Tax season is officially upon us. Yesterday was the deadline for companies to file W-2 and 1099-NEC forms. Certified public accountants are now in overdrive to get tax returns ready. And for daily fantasy sports business, this means it is finally time to address the new, sticky question of how to respond to the Internal Revenue Service’s general advice memorandum that, for the first time, calls for DFS companies to pay a 0.25% to 2.00% “excise tax” on entry fees as a form of “wager” under Internal Revenue Code §§ 4401 and 4411.
While any IRS general advice memorandum enjoys only a low level of legal deference, often referred to as Skidmore deference, simply not paying the wagering tax on 2020 returns would place daily fantasy sports operators at risk of finding themselves in litigation with the IRS—a result that might be costly in its own right. In addition, the prospect of such litigation should raise scrutiny if these companies seek to merge, go public or accept new financing in the coming year.
The underlying position taken by the IRS, of course, is not without reasonable criticism. For example, while the IRS purports that daily fantasy sports should be treated like sports gambling because it believes these contests involve more chance than skill, other decision makers have analyzed this issue and reached just the opposite conclusion. For example, on April 16, 2020, the Illinois Supreme Court in Dew-Becker v. Wu held that daily fantasy sports games involved predominantly skill under Illinois gaming law—a decision that cites and quotes this author’s own scholarly work.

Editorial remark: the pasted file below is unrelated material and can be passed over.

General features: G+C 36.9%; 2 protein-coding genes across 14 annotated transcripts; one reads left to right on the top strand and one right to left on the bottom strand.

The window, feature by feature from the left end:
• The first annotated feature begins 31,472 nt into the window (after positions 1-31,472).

It remains to be seen how daily fantasy sports operators will choose to respond to the IRS memorandum that opine DFS companies must pay the wagering tax as games of chance when filing their 2020 tax returns. Although one of the large daily fantasy sports operators, DraftKings, has indicated an intent to legally challenge the IRS’s ruling rather than pay the tax, DraftKings has a reputation of being especially litigious with government agencies.
In any event, federal tax season has never been so interesting for those who follow, operate or invest in daily fantasy sports businesses. It also, for the first time, brings legal tax issues to the forefront of questions involving the future revenue potential of DFS.
Marc Edelman (Marc@MarcEdelman.com) is a Professor of Law at Baruch College’s Zicklin School of Business and the founder of Edelman Law. He is the author of many scholarly legal articles on fantasy sports, including the Indiana Law Journal article “Regulating Fantasy Sports.” Nothing contained herein should be considered legal advice.
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